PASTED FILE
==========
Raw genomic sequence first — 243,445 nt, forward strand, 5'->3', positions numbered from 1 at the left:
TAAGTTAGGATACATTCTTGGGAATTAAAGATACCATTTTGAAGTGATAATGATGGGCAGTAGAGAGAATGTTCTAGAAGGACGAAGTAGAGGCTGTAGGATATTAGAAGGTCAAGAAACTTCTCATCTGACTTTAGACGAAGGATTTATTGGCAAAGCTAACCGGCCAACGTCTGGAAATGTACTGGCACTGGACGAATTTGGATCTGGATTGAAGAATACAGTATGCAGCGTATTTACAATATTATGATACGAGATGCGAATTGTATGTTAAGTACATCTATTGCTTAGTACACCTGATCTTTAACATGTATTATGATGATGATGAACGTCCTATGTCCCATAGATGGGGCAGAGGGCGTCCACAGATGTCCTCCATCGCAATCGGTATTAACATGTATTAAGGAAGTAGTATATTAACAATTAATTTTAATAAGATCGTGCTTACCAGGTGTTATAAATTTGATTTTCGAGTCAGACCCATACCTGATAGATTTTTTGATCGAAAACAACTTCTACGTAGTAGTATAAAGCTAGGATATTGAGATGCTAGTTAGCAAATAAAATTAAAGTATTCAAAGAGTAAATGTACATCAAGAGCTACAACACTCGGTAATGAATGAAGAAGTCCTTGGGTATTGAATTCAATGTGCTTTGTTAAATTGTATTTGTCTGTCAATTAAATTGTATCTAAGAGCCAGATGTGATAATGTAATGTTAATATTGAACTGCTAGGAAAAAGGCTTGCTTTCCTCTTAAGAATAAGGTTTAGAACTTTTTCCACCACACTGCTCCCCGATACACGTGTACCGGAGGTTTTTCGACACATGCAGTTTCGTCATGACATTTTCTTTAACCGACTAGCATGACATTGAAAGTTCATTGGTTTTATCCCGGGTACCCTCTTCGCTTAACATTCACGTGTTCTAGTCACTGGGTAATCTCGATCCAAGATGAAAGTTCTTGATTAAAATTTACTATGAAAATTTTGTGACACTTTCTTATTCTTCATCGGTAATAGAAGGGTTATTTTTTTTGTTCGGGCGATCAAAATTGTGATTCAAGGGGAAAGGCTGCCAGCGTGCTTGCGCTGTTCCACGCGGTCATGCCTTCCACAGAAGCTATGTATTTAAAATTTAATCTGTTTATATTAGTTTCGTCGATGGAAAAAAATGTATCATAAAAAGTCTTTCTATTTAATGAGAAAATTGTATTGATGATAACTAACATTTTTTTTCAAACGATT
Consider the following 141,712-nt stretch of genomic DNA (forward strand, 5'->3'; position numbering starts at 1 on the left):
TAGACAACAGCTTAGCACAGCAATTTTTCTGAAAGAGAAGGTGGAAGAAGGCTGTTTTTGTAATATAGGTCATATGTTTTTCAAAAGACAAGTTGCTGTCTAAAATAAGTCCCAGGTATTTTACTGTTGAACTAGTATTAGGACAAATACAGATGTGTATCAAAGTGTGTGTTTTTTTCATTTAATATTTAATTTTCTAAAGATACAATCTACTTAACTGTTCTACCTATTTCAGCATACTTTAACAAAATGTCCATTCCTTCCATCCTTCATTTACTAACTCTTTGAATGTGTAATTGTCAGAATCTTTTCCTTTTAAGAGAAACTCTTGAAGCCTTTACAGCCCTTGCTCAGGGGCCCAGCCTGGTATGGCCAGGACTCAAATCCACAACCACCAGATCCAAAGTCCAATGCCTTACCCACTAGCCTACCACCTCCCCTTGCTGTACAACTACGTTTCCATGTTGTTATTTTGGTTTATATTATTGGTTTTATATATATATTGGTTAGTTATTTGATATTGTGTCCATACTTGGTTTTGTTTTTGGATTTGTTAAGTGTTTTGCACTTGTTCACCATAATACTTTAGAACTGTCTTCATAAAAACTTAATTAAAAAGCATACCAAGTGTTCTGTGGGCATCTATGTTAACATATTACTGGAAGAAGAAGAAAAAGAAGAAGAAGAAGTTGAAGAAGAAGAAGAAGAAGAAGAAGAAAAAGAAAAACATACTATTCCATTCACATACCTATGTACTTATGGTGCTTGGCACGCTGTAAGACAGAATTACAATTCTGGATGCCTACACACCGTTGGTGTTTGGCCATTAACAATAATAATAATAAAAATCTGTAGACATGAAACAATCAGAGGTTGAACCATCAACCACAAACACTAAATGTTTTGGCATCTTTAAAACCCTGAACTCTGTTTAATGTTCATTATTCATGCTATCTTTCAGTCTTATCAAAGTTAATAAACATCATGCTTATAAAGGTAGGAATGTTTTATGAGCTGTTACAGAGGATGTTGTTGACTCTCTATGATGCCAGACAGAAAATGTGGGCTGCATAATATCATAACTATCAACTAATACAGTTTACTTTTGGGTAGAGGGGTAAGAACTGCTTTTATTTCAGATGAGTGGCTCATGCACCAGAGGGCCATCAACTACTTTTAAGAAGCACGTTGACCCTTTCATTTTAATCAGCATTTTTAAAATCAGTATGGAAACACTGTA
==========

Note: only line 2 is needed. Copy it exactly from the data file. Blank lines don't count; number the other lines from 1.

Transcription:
TAAGTTAGGATACATTCTTGGGAATTAAAGATACCATTTTGAAGTGATAATGATGGGCAGTAGAGAGAATGTTCTAGAAGGACGAAGTAGAGGCTGTAGGATATTAGAAGGTCAAGAAACTTCTCATCTGACTTTAGACGAAGGATTTATTGGCAAAGCTAACCGGCCAACGTCTGGAAATGTACTGGCACTGGACGAATTTGGATCTGGATTGAAGAATACAGTATGCAGCGTATTTACAATATTATGATACGAGATGCGAATTGTATGTTAAGTACATCTATTGCTTAGTACACCTGATCTTTAACATGTATTATGATGATGATGAACGTCCTATGTCCCATAGATGGGGCAGAGGGCGTCCACAGATGTCCTCCATCGCAATCGGTATTAACATGTATTAAGGAAGTAGTATATTAACAATTAATTTTAATAAGATCGTGCTTACCAGGTGTTATAAATTTGATTTTCGAGTCAGACCCATACCTGATAGATTTTTTGATCGAAAACAACTTCTACGTAGTAGTATAAAGCTAGGATATTGAGATGCTAGTTAGCAAATAAAATTAAAGTATTCAAAGAGTAAATGTACATCAAGAGCTACAACACTCGGTAATGAATGAAGAAGTCCTTGGGTATTGAATTCAATGTGCTTTGTTAAATTGTATTTGTCTGTCAATTAAATTGTATCTAAGAGCCAGATGTGATAATGTAATGTTAATATTGAACTGCTAGGAAAAAGGCTTGCTTTCCTCTTAAGAATAAGGTTTAGAACTTTTTCCACCACACTGCTCCCCGATACACGTGTACCGGAGGTTTTTCGACACATGCAGTTTCGTCATGACATTTTCTTTAACCGACTAGCATGACATTGAAAGTTCATTGGTTTTATCCCGGGTACCCTCTTCGCTTAACATTCACGTGTTCTAGTCACTGGGTAATCTCGATCCAAGATGAAAGTTCTTGATTAAAATTTACTATGAAAATTTTGTGACACTTTCTTATTCTTCATCGGTAATAGAAGGGTTATTTTTTTTGTTCGGGCGATCAAAATTGTGATTCAAGGGGAAAGGCTGCCAGCGTGCTTGCGCTGTTCCACGCGGTCATGCCTTCCACAGAAGCTATGTATTTAAAATTTAATCTGTTTATATTAGTTTCGTCGATGGAAAAAAATGTATCATAAAAAGTCTTTCTATTTAATGAGAAAATTGTATTGATGATAACTAACATTTTTTTTCAAACGATT